When Your Favorite Musicians Die, a Piece of You Dies Too

When I was growing up, my Dad always listened to a radio station called Pirate Radio (this becomes important later). At the time, my music collection consisted primarily of Beach Boys cassette tapes and a Michael Jackson CD. It was somewhere in the mid-90s when I started to dig through his albums – and it changed my life forever. That’s where I discovered bands like Pearl Jam and Stone Temple Pilots. From that point forward, I knew rock music was for me.

I would spend every summer mowing lawns for “music money.” Then I would ride my bike to The Record Exchange and spend all that money on rock albums (and spend another 30 minutes trying to rip the sticker off the CD). I can’t put into words the excitement that came from bringing an album home and flipping through the booklet while placing it into the stereo for the first time. Or when you turn on the radio and discover a new artist you never knew existed. That is the very moment when your relationship with a particular piece of music begins. As the character Penny Lane once said in the movie Almost Famous, “If you ever get lonely, you just go to the record store and visit your friends.” It’s true. Your relationship with music has most likely outlived the ups and downs of some of your friendships (and in my case, every romantic relationship ever).

Those who know me understand my deep love for music, specifically the 90s “grunge” era. There’s something special about the “Seattle sound” that has left a lasting impression on so many around the world. These musicians were real, raw and honest (and they used actual instruments). But as Robert Frost once wrote, “Nothing gold can stay.” We all remember the famous MTV News clips of Kurt Loder announcing Kurt Cobain’s death on April 5, 1994. Followed by a very similar occurrence on the same date in 2002 when Layne Staley of Alice in Chains passed away. Let’s not forget the great Andy Wood (former roommate of Chris Cornell) who left us in 1990. Without Mother Love Bone, my all-time favorite band would have be nonexistent (Pearl Jam in case you were wondering). While the Stone Temple Pilots were not a Seattle band, waking up to the news about Scott Weiland on a cold December morning in 2015 didn’t sting any less (I once had a dog named after him). And to add fuel to the already burning fire, now we mourn the loss of a true legend in Chris Cornell.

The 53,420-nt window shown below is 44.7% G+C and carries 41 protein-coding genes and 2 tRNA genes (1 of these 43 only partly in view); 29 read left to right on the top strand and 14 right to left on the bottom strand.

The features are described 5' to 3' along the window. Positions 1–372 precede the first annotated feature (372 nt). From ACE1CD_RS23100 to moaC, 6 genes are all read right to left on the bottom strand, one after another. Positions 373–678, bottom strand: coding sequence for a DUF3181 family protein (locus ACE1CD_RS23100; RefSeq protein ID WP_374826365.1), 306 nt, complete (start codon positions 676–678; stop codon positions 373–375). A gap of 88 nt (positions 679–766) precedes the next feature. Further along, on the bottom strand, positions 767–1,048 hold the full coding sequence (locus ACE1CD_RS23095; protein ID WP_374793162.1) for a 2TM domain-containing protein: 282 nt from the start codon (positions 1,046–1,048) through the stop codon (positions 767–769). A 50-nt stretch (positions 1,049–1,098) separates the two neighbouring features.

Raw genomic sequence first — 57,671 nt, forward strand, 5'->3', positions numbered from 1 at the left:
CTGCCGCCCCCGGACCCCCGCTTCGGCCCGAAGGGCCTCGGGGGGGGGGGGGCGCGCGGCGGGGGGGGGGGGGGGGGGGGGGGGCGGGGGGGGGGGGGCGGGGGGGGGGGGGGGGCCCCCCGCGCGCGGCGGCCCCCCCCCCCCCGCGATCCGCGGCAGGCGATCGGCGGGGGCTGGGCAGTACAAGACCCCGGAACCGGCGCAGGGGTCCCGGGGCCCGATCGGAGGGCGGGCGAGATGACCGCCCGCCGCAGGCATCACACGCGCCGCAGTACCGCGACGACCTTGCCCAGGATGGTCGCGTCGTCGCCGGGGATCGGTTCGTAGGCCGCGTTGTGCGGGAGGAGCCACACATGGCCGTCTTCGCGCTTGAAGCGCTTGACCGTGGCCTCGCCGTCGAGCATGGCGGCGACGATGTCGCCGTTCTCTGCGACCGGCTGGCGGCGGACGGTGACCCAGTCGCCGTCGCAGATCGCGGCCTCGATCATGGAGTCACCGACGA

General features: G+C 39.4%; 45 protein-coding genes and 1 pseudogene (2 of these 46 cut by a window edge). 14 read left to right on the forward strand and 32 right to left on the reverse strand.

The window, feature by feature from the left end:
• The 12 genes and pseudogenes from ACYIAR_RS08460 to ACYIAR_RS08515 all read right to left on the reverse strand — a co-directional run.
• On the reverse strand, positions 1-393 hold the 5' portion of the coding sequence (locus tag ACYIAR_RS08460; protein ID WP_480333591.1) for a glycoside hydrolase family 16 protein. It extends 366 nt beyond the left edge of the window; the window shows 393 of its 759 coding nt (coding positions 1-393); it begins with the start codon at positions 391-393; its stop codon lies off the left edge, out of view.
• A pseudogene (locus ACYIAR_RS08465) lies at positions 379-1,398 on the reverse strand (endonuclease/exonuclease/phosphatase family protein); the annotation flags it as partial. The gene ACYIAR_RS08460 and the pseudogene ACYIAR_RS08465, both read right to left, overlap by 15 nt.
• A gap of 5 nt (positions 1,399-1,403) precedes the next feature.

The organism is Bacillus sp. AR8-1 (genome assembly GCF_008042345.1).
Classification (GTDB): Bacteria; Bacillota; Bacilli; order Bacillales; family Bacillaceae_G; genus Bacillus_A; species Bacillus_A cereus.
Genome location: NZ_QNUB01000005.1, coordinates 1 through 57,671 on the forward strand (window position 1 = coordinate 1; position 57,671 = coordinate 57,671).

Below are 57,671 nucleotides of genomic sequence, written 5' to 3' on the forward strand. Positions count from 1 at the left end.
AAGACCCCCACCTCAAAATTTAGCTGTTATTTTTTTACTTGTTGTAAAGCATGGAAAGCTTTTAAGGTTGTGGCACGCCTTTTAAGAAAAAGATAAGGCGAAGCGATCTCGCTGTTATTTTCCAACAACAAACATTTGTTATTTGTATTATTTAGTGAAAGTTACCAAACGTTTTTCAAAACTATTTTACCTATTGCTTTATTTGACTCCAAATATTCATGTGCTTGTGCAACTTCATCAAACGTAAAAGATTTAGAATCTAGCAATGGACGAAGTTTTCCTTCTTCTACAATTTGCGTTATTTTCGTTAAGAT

When these things happen, people may say, “I don’t understand why you are so upset over someone you’ve never met.” Clearly these people don’t have a true connection with music. And that bums me out because once you find it, you realize there is nothing else like it. Music is something you can relate to with almost any emotion. It has the ability to speak to you in ways nobody else can. Sometimes you can just throw on a song and it will take you back to a very specific moment in time. And for some, maybe music has even saved your life.

There is something oddly comforting about knowing the person at the other end of a song might be feeling the same way as you or going through a similar situation. When the words, riffs, and beats of your favorite songs have been with you for so many years and the person who created them dies, a part of you dies too.

But may their music live on forever.



P.S. Pirate Radio later became the station you now know as 100.3 The X. It’s safe to say that I may have never become a fan of the station or started a career in radio if it wasn’t for the discovery of each life-changing artist mentioned above. So for that and everything else they have done, I am forever thankful